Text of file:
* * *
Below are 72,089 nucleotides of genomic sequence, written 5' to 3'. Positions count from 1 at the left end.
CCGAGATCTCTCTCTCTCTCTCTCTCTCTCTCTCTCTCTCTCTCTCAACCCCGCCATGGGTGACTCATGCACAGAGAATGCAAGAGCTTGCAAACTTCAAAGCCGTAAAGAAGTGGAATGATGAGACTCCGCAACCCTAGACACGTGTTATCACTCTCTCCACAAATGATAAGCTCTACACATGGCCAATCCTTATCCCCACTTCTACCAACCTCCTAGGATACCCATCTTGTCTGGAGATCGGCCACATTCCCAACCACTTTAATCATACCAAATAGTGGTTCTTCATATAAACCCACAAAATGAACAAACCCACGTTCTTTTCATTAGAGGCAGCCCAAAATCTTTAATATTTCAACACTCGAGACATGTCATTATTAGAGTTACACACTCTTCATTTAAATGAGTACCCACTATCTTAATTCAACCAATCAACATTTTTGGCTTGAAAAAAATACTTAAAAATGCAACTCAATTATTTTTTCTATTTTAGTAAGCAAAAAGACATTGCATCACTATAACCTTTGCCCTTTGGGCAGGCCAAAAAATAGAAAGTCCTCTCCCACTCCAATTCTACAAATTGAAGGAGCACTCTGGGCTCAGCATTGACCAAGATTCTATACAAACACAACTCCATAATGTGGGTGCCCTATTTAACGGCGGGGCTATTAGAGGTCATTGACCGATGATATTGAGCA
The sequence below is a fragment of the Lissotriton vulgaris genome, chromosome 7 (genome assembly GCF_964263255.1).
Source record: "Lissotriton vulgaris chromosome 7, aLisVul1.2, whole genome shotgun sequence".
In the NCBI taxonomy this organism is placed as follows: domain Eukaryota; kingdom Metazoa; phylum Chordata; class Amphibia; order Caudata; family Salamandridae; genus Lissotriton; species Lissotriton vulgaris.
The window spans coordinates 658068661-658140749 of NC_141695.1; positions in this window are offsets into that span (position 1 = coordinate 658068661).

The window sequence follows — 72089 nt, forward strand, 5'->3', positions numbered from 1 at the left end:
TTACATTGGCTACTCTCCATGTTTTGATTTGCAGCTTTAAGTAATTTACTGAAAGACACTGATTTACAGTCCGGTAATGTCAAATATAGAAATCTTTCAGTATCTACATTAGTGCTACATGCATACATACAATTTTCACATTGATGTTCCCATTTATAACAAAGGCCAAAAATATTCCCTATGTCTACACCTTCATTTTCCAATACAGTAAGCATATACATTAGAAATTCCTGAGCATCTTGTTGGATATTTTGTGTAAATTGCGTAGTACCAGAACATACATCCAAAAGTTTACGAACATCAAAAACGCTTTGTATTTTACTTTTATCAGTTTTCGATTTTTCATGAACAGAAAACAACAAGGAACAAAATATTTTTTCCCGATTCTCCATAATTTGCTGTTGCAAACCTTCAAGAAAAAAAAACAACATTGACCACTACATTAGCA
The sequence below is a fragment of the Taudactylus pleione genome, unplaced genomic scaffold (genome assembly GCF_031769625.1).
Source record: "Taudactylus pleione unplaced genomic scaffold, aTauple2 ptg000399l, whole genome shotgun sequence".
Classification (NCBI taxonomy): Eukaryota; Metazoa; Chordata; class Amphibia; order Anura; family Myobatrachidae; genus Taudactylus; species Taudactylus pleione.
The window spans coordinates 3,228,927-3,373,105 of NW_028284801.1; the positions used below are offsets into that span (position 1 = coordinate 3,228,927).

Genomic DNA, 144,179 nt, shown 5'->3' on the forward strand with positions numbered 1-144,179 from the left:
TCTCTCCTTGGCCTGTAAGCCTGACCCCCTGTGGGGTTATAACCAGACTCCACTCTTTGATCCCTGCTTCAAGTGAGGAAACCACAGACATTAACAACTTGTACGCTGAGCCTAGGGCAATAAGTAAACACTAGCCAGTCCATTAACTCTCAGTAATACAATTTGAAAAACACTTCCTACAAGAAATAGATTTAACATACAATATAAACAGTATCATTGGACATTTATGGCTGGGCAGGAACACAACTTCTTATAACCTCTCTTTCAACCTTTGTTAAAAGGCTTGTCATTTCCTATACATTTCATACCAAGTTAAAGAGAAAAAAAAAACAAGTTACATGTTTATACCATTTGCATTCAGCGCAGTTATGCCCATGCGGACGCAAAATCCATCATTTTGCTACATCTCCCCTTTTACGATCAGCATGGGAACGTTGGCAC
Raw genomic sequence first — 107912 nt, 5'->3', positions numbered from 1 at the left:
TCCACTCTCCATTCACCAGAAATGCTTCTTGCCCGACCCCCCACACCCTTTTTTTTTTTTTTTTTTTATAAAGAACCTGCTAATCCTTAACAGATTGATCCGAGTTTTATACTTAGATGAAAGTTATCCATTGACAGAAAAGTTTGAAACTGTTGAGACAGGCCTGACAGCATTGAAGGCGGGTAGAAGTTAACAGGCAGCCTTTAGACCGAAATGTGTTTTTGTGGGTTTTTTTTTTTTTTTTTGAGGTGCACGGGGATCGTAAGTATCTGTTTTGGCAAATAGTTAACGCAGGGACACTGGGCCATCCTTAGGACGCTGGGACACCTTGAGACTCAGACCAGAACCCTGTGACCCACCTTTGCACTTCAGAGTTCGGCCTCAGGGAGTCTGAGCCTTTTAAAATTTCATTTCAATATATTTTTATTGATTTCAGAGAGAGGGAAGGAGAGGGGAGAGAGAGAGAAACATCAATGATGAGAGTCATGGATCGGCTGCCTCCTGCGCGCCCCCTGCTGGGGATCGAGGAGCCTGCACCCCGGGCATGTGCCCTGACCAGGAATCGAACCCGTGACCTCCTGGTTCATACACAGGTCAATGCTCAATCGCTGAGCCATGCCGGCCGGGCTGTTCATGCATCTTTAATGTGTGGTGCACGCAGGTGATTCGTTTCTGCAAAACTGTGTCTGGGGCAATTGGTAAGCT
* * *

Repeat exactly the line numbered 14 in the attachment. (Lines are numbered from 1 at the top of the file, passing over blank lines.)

TCTCTCCTTGGCCTGTAAGCCTGACCCCCTGTGGGGTTATAACCAGACTCCACTCTTTGATCCCTGCTTCAAGTGAGGAAACCACAGACATTAACAACTTGTACGCTGAGCCTAGGGCAATAAGTAAACACTAGCCAGTCCATTAACTCTCAGTAATACAATTTGAAAAACACTTCCTACAAGAAATAGATTTAACATACAATATAAACAGTATCATTGGACATTTATGGCTGGGCAGGAACACAACTTCTTATAACCTCTCTTTCAACCTTTGTTAAAAGGCTTGTCATTTCCTATACATTTCATACCAAGTTAAAGAGAAAAAAAAAACAAGTTACATGTTTATACCATTTGCATTCAGCGCAGTTATGCCCATGCGGACGCAAAATCCATCATTTTGCTACATCTCCCCTTTTACGATCAGCATGGGAACGTTGGCAC